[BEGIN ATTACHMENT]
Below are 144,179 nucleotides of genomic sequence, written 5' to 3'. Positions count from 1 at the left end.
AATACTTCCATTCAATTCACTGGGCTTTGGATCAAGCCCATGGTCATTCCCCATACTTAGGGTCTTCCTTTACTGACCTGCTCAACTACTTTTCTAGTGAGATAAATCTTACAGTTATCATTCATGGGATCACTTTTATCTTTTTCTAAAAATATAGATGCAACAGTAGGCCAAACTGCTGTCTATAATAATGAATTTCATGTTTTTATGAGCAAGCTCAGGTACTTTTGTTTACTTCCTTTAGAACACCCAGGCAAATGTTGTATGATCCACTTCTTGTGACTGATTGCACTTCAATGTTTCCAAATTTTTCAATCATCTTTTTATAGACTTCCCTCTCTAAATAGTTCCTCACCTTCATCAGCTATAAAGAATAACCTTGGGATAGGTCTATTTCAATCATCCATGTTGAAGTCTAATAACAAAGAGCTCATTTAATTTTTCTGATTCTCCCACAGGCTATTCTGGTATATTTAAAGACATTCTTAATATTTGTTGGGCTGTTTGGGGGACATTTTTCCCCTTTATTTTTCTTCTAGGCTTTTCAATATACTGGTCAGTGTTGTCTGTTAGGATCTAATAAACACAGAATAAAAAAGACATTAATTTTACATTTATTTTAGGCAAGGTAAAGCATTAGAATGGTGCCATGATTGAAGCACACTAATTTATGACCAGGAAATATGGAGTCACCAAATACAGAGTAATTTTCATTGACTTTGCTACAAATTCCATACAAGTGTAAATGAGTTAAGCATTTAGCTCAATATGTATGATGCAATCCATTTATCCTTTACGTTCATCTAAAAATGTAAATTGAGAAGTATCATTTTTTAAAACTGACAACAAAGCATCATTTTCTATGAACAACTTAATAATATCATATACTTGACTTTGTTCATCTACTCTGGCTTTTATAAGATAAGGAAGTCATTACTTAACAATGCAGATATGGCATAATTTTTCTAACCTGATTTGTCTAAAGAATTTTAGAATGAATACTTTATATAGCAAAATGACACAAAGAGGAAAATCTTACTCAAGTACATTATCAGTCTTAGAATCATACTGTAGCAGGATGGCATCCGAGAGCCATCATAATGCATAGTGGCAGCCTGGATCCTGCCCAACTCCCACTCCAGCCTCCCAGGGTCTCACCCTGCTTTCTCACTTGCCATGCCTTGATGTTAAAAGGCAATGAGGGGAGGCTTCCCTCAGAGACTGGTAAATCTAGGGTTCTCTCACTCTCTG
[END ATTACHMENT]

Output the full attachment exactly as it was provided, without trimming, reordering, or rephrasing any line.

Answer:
Below are 144,179 nucleotides of genomic sequence, written 5' to 3'. Positions count from 1 at the left end.
AATACTTCCATTCAATTCACTGGGCTTTGGATCAAGCCCATGGTCATTCCCCATACTTAGGGTCTTCCTTTACTGACCTGCTCAACTACTTTTCTAGTGAGATAAATCTTACAGTTATCATTCATGGGATCACTTTTATCTTTTTCTAAAAATATAGATGCAACAGTAGGCCAAACTGCTGTCTATAATAATGAATTTCATGTTTTTATGAGCAAGCTCAGGTACTTTTGTTTACTTCCTTTAGAACACCCAGGCAAATGTTGTATGATCCACTTCTTGTGACTGATTGCACTTCAATGTTTCCAAATTTTTCAATCATCTTTTTATAGACTTCCCTCTCTAAATAGTTCCTCACCTTCATCAGCTATAAAGAATAACCTTGGGATAGGTCTATTTCAATCATCCATGTTGAAGTCTAATAACAAAGAGCTCATTTAATTTTTCTGATTCTCCCACAGGCTATTCTGGTATATTTAAAGACATTCTTAATATTTGTTGGGCTGTTTGGGGGACATTTTTCCCCTTTATTTTTCTTCTAGGCTTTTCAATATACTGGTCAGTGTTGTCTGTTAGGATCTAATAAACACAGAATAAAAAAGACATTAATTTTACATTTATTTTAGGCAAGGTAAAGCATTAGAATGGTGCCATGATTGAAGCACACTAATTTATGACCAGGAAATATGGAGTCACCAAATACAGAGTAATTTTCATTGACTTTGCTACAAATTCCATACAAGTGTAAATGAGTTAAGCATTTAGCTCAATATGTATGATGCAATCCATTTATCCTTTACGTTCATCTAAAAATGTAAATTGAGAAGTATCATTTTTTAAAACTGACAACAAAGCATCATTTTCTATGAACAACTTAATAATATCATATACTTGACTTTGTTCATCTACTCTGGCTTTTATAAGATAAGGAAGTCATTACTTAACAATGCAGATATGGCATAATTTTTCTAACCTGATTTGTCTAAAGAATTTTAGAATGAATACTTTATATAGCAAAATGACACAAAGAGGAAAATCTTACTCAAGTACATTATCAGTCTTAGAATCATACTGTAGCAGGATGGCATCCGAGAGCCATCATAATGCATAGTGGCAGCCTGGATCCTGCCCAACTCCCACTCCAGCCTCCCAGGGTCTCACCCTGCTTTCTCACTTGCCATGCCTTGATGTTAAAAGGCAATGAGGGGAGGCTTCCCTCAGAGACTGGTAAATCTAGGGTTCTCTCACTCTCTG